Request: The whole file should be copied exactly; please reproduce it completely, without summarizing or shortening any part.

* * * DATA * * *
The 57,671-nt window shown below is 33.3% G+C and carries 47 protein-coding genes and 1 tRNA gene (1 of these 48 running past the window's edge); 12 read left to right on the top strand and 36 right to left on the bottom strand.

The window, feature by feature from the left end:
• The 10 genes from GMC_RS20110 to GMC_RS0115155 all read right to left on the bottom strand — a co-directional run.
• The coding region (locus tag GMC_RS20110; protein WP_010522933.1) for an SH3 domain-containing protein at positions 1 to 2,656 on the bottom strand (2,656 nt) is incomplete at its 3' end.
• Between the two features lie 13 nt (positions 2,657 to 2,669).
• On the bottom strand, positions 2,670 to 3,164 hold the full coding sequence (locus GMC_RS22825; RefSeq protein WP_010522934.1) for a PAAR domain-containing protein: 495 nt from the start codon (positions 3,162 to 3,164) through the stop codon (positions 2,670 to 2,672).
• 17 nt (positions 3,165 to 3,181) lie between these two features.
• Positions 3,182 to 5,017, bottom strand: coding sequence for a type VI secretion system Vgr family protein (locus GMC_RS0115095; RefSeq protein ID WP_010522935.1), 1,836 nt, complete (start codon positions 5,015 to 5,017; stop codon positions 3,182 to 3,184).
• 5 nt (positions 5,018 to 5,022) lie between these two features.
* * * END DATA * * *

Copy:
The 57,671-nt window shown below is 33.3% G+C and carries 47 protein-coding genes and 1 tRNA gene (1 of these 48 running past the window's edge); 12 read left to right on the top strand and 36 right to left on the bottom strand.

The window, feature by feature from the left end:
• The 10 genes from GMC_RS20110 to GMC_RS0115155 all read right to left on the bottom strand — a co-directional run.
• The coding region (locus tag GMC_RS20110; protein WP_010522933.1) for an SH3 domain-containing protein at positions 1 to 2,656 on the bottom strand (2,656 nt) is incomplete at its 3' end.
• Between the two features lie 13 nt (positions 2,657 to 2,669).
• On the bottom strand, positions 2,670 to 3,164 hold the full coding sequence (locus GMC_RS22825; RefSeq protein WP_010522934.1) for a PAAR domain-containing protein: 495 nt from the start codon (positions 3,162 to 3,164) through the stop codon (positions 2,670 to 2,672).
• 17 nt (positions 3,165 to 3,181) lie between these two features.
• Positions 3,182 to 5,017, bottom strand: coding sequence for a type VI secretion system Vgr family protein (locus GMC_RS0115095; RefSeq protein ID WP_010522935.1), 1,836 nt, complete (start codon positions 5,015 to 5,017; stop codon positions 3,182 to 3,184).
• 5 nt (positions 5,018 to 5,022) lie between these two features.